Originally Posted by

**Van Rijn**
By the way, this reminds me of a bit I read some time ago on "outside the box" thinking. There is a test question that says:

*You are given a barometer. How do you determine the height of a certain building? *

The expected answer would be to measure the air pressure on the ground and at the top of the building and calculate from there, but there are some other answers:

Use the barometer as a weight on the end of a strong, non-stretching line. From the roof, lower the barometer to the ground. Mark the length of the line, and measure it.

Drop the barometer from the roof. Determine the time it takes to hit the ground. Given the time and acceleration, calculate the height of the building.

Find a building official and say "I'll give you this nice barometer if you tell me how tall the building is."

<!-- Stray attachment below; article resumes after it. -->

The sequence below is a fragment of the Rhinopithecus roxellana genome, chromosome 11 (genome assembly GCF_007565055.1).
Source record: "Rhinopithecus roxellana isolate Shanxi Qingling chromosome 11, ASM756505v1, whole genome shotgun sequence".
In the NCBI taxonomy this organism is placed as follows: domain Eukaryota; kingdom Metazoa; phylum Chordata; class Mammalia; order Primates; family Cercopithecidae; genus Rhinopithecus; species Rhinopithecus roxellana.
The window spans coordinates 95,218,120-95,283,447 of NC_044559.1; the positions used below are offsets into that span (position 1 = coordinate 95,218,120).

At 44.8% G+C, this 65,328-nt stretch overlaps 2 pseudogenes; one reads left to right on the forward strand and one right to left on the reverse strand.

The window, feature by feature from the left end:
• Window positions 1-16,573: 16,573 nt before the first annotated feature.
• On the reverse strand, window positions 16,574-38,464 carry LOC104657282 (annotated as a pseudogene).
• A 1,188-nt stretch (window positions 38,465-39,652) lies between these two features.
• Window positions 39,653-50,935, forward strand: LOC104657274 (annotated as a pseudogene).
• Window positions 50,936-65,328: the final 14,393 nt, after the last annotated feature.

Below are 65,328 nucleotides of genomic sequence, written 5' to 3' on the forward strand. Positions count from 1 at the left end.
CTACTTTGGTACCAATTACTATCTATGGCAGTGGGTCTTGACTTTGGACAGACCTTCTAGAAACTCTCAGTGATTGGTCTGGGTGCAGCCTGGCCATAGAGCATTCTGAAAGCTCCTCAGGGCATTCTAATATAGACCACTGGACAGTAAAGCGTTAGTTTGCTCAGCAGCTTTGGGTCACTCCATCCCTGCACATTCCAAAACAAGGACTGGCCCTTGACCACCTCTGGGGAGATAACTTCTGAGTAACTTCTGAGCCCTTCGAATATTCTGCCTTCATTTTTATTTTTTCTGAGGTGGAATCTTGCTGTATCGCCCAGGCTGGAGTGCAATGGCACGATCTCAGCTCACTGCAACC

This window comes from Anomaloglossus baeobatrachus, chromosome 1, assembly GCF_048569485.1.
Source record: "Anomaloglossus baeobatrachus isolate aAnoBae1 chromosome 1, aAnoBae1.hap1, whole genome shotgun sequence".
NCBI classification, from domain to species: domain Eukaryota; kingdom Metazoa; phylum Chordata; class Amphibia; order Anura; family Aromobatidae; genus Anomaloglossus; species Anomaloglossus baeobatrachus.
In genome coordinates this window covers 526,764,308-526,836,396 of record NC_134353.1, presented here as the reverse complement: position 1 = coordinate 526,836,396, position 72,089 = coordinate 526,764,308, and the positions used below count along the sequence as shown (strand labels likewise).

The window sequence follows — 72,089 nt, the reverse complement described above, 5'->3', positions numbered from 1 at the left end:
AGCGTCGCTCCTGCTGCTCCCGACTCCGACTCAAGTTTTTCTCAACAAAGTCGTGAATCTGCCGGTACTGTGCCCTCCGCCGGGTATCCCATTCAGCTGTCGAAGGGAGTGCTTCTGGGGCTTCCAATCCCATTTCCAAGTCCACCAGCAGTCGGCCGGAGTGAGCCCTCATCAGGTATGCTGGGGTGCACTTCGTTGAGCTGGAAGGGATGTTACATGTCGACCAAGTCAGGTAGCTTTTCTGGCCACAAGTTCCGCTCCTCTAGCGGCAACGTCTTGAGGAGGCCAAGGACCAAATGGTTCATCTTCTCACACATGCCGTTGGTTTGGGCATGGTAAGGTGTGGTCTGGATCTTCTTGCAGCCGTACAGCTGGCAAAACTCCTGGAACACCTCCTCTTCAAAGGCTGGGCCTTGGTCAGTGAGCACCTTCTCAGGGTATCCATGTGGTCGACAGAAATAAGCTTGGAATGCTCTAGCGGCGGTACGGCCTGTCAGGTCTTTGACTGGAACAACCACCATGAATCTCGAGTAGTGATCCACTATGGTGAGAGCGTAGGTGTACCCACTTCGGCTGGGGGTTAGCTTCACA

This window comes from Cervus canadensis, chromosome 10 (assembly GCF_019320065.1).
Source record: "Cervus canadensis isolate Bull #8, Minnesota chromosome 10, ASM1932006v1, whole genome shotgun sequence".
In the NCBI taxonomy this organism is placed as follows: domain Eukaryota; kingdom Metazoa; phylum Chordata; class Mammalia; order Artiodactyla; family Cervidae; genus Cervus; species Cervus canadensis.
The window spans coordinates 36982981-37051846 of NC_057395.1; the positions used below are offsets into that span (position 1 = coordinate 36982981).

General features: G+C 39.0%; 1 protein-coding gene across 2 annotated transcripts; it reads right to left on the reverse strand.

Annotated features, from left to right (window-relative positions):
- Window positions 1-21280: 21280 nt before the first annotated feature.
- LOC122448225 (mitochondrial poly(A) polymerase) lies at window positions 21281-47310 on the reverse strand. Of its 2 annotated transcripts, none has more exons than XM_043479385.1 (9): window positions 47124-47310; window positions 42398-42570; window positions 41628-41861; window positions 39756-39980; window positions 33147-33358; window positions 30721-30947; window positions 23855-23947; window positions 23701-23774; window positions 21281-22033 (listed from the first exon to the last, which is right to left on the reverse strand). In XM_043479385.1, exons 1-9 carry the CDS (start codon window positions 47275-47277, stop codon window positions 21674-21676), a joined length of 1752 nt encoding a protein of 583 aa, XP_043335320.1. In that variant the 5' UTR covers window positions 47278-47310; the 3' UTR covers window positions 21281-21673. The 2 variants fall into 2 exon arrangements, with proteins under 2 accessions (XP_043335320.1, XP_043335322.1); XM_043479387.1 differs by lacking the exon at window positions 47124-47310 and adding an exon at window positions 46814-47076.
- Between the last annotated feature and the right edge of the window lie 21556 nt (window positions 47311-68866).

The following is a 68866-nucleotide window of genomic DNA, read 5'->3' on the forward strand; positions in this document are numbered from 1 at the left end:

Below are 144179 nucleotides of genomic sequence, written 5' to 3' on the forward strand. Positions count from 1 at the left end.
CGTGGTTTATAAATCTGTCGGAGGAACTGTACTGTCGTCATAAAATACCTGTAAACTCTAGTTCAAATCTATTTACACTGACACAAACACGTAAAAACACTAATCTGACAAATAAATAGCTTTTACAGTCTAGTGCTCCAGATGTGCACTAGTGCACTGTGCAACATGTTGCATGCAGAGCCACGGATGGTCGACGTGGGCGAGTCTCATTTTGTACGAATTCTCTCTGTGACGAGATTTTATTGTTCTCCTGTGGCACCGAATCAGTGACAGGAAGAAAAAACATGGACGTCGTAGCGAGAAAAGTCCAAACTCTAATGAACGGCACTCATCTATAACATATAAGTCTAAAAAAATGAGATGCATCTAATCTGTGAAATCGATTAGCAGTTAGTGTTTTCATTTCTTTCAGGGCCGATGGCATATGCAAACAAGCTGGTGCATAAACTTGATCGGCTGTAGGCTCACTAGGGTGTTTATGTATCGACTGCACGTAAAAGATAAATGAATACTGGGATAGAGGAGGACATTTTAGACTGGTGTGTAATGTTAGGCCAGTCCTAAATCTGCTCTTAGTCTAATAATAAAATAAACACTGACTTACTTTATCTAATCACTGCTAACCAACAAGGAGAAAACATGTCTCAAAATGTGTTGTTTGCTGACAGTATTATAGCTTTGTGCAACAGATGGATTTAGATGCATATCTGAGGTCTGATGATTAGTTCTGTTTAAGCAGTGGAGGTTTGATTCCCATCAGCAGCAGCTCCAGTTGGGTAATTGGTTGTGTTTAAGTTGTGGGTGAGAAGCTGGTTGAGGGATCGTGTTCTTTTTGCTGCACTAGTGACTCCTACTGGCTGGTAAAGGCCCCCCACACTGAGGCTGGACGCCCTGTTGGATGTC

Use the barometer as a weight on the end of a strong, non-stretching line.

Set it swinging, time the oscillations, calculate length from that.

Put a container of water at the bottom, measure it's temperature, drop the barometer into the container, measure the new temperature, calculate the increase in energy, calculate the height based on lost potential energy of the barometer.

Measure the length of the buildings shadow, measure the length of the barometer's shadow at the same time, use proportions to calculate the height, in barometers.

Using the barometer as a pendulum, measure the difference in frequency of the oscillations, calculate difference in gravity, and thus difference in height.

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Reductionist and proud of it.

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